It’s been almost three decades, but Steve Guy still remembers the days when farmers came from miles around to unload their soybean harvest at the grain bins just north of Selma off U.S. 80.”In the fall of the year, there’d be trucks lined up as far as you could see along Highway 80 waiting to unload their soybeans,” recalled Guy, director of the Alabama Farmers Federation’s Soybean Division. “And it went from being that busy to those bins being completely shut down and mothballed.”But what goes around comes around, and with soybeans fetching record-high prices, the bins are back and beans appear to again be the commodity of choice according to the USDA’s spring planting intentions report.The USDA survey released March 31 projected soybean acreage to rise 18 percent nationwide this season with 6.3 million acres. In Alabama, it’s an even bigger jump with soybean acreage projected to increase by 84 percent to 350,000 acres, while corn — last season’s hope — plunged 29 percent to just 240,000 acres.Peanuts, up 16 percent nationwide, are up 13 percent in Alabama with 180,000 acres in production, largely due to the 2007 crop fetching its highest price in five years. Cotton, the one-time king, beaten down by corn last year, is projected to experience another decline, falling 25 percent to 300,000 acres — the least since 1983.Oats acreage is expected to rise by 10,000 acres, an 11 percent increase over last season. Sweet potatoes are also expected to increase, up 8 percent to 2,700 acres.Still, the question everyone seems to be asking is “Could ‘beans be the commodity that saves the farm in 2008?” That remains to be seen, and may depend as much on uncertain futures markets and farm bill spending limits as it does on soaring input costs and unforgiving weather.”By the time the spring planting data comes out, it’s a little outdated, but it’s all we have to go by,” said Perry Mobley, director of the Federation’s Hay & Forage and Beef Divisions. “Everybody is anticipating the report and what it’ll say, but by the time it came out, soybeans had started to see a downturn in the market. If beans get below $10, that again favors corn planting, and we could actually see more acres of corn planted than what was originally projected.”Mobley is right. A day after the release of the spring plantings report, May beans on the Chicago Board of Trade fell the exchange-imposed limit of 70 cents, or 5.5 percent, to $11.98 a bushel. Meanwhile, corn rose 6.75 cents to $5.67 a bushel after setting an all-time high of $5.88. A day later, on April 2, the CBOT’s May corn rose to $5.96.There are other signs too that this newfound fervor over soybeans may be short-lived. For one thing, while 350,000 acres in soybeans is the most since 1997, it’s only a fraction of the 1979 record when Alabama farmers planted 2.15 million acres in soybeans.At that time, soybeans cost between $92 and $111 per acre to produce and fetched roughly $6.10 per bushel, said Max Runge, an Extension economist with Auburn University. Today, Runge said, beans are commanding about $12 a bushel while input is averaging $310 per acre. So while the input costs for beans have more than tripled, the market price has only doubled.Furthermore, the ebb and flow of the commodities market is unpredictable at best.”The drop (in soybean prices) probably started in 1980,” said Guy, “but the rate of drop really increased along about the mid 1980s – ’83, ’84, ’85. And you have to remember, money was easy to get then – you had Farmers Home Administration, which we don’t have anymore. So a farmer could go out and just borrow government money. Then, the 1980 Russian grain embargo by the Carter administration also had a devastating impact on soybean prices. Yields started going down, and the farmers started getting behind on their payments so they’d go out and borrow more money. A common phrase heard a lot back then was ‘You can’t borrow yourself out of debt.’ But a lot of farmers tried, and the FHA started calling in loans, and a lot of them couldn’t pay. A lot of good farmers lost their farms, a lot of acreage. So it started snowballing in the 1980s, and in 1985, they came in with the Conservation Reserve Program (CRP), and a lot of people started putting a lot of that land that was in soybeans into CRP.”Guy said it’s unlikely that farmers will ever again rely so heavily on a single crop. “Most farmers are fairly well diversified now, and they’re going to have some corn, some soybeans, and a lot of them are going to double crop,” said Guy. “If they’ve got irrigation, a lot of them will put corn on the irrigation and put beans on their dry land because it’s not nearly as expensive to plant beans as it is to plant corn or cotton.”The USDA will take another look in June to determine the actual acreage devoted to which crops. Until then, Alabama farmers’ planting intentions appeared to be mostly in line with their peers across the nation.Behind soybeans, the largest increase comes in winter wheat, which is up only 4 percent nationwide, but up by 67 percent in Alabama where an estimated 200,000 acres are nearing their May-June harvest, thanks largely to high prices and short supply.Buddy Adamson, director of the Federation’s Wheat & Feed Grain and Cotton Divisions, said that many farmers planted soft red wheat last fall in anticipation of double cropping with soybeans later this month.”Ninety-nine percent of any double crop is going to be soybean planted,” said Adamson. “They used to do a lot of that back in the 1970s when wheat and beans were a better price, before beans went south and wheat got to where it wasn’t as profitable. But since both of those crops have come back up in price, you’ll see more of it this year. And because fertilizer is so high, they’ll fertilize that wheat and not put anything down for soybeans… It’s almost a free ride for soybeans.”However, Adamson said, farmers could face a shortage of suitable storage facilities by early June when the last of the spring wheat is harvested.”Wheat doesn’t characteristically store too well in the Southeast due to insect infestation,” Adamson said. “Those who have storage will try to store it and move it with the market, but they don’t want to have wheat in the bin when it comes time to harvest corn or soybeans.””They say the carryover of wheat is the lowest it’s been in quite sometime so it’s going to keep driving demand,” said Andy Wendland, president of the Autauga County Farmers Federation, who has 600 acres of soft red wheat.”It can be a little lower input crop than row crops, but to get to the yields you need, you have to manage it and treat it like you would any other row crop. Typically, that hasn’t always been done. But with prices like they are, people are managing it a lot closer to get the maximum yields.”Even so, wheat is no sure thing, either. Upon release of the plantings report, May wheat fell 60 cents, or 6.1 percent, to $9.29. Just a month earlier, wheat had reached an all-time high of $13.50 a bushel.However disconcerting, such market fluctuations may be the only thing farmers are able to count on this season.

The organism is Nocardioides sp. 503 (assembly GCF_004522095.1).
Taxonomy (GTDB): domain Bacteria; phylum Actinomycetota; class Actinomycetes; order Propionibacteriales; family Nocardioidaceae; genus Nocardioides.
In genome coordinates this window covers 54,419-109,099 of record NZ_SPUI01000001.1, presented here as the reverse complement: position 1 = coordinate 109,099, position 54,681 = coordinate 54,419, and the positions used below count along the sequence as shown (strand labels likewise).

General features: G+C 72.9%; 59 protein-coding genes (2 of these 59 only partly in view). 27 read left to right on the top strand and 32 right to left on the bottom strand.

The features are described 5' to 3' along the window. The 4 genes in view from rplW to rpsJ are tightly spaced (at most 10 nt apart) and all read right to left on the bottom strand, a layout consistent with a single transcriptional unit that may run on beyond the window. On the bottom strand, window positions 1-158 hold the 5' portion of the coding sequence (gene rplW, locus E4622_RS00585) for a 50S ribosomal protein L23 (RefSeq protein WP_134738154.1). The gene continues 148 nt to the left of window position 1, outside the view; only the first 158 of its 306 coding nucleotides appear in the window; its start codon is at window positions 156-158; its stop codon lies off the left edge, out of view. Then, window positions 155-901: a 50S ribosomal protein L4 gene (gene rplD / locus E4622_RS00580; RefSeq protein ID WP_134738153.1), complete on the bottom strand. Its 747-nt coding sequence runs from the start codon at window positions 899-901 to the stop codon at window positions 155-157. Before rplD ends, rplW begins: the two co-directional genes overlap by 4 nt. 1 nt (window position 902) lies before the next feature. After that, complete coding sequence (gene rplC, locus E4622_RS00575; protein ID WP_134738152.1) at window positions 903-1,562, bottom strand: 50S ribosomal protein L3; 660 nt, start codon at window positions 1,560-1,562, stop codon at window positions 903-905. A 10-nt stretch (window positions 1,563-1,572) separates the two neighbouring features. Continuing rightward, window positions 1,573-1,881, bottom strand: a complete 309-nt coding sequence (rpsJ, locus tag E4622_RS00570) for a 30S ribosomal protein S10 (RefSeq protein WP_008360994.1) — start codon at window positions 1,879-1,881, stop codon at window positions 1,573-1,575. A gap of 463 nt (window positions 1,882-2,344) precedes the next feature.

TOP OF THE HEAP: Soybeans Get The Early Nod .. But Corn Could Make Comeback